There are plenty of positive aspects that people can point out when it comes to social media. Some examples of this might include keeping in contact with distant friends, organizing events, and providing an overall outlet to feel connected with others which have been particularly useful in times of quarantine and isolation like we have all experienced recently. Even though all of these aspects of social media are positive, that doesn’t necessarily mean that everything is rosy. Social media has been attributed to a number of serious mental health issues, especially for younger users.
In fact, a recent study commissioned by England’s Public Health Society showed that three of the four most commonly used social media platforms had a detrimental effect on the mental health of kids and young adults between the ages of 14 and 24. Given how ubiquitous social media usage is among teenagers, this is a particularly troublesome statistic.
There is some good news, however. This same study, as well as similar studies run in the United States and Canada, showed that the negative effects of social media are highly correlated with heavy involvement in it. The U.S. study showed that occasional users of social media are three times less likely to be depressed than heavy users. In today’s world, social media is nearly impossible to eliminate, so the key to positive mental health is to moderate its use and negate the detrimental effects. The question is, how do you do it?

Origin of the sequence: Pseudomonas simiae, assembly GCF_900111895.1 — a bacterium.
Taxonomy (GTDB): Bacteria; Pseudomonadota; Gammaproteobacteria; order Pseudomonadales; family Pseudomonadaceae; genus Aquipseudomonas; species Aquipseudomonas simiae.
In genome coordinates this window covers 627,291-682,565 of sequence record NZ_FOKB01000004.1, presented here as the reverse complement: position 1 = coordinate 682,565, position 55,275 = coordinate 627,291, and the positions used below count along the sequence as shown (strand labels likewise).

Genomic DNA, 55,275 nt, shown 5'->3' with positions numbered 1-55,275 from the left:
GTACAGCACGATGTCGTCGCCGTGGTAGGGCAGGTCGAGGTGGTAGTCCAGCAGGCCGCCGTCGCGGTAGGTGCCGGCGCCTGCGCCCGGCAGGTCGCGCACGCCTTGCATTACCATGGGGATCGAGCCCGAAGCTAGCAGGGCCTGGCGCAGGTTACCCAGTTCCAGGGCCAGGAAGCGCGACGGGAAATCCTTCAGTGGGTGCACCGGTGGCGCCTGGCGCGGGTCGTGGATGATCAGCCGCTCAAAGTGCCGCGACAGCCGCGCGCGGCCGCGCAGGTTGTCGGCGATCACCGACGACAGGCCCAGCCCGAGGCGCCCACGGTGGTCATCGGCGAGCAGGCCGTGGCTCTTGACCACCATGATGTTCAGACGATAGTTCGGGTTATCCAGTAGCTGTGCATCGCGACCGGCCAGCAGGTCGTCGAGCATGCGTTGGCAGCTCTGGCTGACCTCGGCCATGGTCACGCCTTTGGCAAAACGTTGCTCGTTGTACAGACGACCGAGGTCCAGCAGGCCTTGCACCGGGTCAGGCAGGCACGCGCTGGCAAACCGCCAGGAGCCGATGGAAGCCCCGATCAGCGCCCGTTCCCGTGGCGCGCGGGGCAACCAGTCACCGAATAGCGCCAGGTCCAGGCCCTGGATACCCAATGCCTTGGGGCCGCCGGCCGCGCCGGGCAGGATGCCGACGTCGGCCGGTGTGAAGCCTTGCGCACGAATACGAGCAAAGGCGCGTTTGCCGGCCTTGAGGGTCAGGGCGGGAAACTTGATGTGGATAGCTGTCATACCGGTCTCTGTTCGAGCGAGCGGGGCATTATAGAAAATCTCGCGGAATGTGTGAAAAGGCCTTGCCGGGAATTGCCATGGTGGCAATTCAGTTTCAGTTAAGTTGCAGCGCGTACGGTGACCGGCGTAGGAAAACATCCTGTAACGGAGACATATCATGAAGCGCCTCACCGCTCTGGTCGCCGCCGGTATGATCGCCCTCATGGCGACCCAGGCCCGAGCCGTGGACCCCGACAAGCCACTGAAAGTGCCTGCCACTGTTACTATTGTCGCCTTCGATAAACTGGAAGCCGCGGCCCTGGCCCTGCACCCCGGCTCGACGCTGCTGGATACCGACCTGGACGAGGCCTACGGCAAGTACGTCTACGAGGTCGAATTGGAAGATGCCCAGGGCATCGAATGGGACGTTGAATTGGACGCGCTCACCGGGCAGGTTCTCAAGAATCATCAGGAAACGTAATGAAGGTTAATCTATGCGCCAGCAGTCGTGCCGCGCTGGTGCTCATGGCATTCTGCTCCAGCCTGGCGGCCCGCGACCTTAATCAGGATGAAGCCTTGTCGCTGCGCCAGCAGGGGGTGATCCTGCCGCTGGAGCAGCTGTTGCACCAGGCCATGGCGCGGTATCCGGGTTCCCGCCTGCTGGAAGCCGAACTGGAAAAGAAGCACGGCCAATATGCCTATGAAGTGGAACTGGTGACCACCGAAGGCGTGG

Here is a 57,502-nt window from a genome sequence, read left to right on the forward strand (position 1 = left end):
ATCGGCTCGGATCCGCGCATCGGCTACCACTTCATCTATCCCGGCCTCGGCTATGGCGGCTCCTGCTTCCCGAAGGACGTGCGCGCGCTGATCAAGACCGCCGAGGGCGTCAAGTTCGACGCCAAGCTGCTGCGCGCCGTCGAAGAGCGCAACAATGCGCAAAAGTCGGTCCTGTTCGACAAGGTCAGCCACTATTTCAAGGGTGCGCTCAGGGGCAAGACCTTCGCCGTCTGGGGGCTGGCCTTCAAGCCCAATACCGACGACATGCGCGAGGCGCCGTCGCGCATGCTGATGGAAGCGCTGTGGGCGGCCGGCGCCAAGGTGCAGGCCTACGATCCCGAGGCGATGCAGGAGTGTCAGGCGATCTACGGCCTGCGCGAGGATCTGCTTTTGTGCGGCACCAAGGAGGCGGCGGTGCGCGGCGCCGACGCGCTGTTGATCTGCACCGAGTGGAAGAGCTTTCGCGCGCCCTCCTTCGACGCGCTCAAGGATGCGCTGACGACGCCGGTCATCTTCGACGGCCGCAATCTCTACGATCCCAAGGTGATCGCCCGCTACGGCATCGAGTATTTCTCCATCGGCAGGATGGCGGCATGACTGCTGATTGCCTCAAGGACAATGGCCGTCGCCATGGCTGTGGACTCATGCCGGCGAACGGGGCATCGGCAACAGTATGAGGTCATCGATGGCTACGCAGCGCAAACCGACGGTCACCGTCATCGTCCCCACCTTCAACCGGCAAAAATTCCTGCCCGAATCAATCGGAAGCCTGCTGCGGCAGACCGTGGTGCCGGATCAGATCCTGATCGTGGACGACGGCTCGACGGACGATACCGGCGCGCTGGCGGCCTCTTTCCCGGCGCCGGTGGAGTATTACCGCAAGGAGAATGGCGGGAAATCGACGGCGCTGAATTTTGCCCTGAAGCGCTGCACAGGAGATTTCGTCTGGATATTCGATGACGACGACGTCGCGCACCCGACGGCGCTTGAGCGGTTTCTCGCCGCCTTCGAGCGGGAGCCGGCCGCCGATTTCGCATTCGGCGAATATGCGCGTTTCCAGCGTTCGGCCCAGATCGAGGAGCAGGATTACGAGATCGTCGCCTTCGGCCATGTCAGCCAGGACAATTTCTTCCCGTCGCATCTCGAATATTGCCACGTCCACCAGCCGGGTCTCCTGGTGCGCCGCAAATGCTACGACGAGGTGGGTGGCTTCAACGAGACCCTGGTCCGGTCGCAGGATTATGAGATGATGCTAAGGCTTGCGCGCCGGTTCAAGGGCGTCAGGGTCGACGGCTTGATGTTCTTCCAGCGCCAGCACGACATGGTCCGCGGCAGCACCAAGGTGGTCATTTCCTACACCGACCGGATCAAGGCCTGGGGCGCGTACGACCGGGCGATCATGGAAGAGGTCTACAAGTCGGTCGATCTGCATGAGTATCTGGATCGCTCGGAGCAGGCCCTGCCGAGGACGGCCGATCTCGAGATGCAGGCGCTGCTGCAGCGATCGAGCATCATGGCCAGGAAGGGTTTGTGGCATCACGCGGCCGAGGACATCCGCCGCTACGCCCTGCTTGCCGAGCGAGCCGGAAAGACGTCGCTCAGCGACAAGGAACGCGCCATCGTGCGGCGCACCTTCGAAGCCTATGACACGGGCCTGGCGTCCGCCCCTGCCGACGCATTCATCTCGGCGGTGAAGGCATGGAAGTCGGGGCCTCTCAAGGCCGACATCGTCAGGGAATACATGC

When it comes to children and young adults, communication is key. Teaching self-awareness of one’s emotions is paramount to success with social media. Identifying which experiences cause a negative emotional reaction and which ones cause a positive reaction can eventually lead to curating and selecting the right interactions to make social media a net positive rather than a negative. This shouldn’t be done in a scolding or lecturing tone, rather a discussion about how your teen or child feels. This process will be essential for a successful relationship with social media.
Other possible abilities to mitigate the negative mental health effects of social media include encouraging offline activities. Since regular usage is one of the major contributing factors to social media-induced depression, helping organize outdoor and offline activity can get kids and young adults off of their screens and into other healthy activities, both mentally and physically. Encouraging friends, family, and other individuals that your child trusts to help encourage communication and non-screen activity can also be a great way to facilitate the conversation and to help them develop better habits
When you apply some of these tactics to mitigate the potentially harmful effects of social media, you can maintain a positive experience for everyone in your family who uses it. By limiting access, or restricting access to certain times of the day, you can help create a balanced approach to social media use in your homes and on your devices. Contact us today to learn how.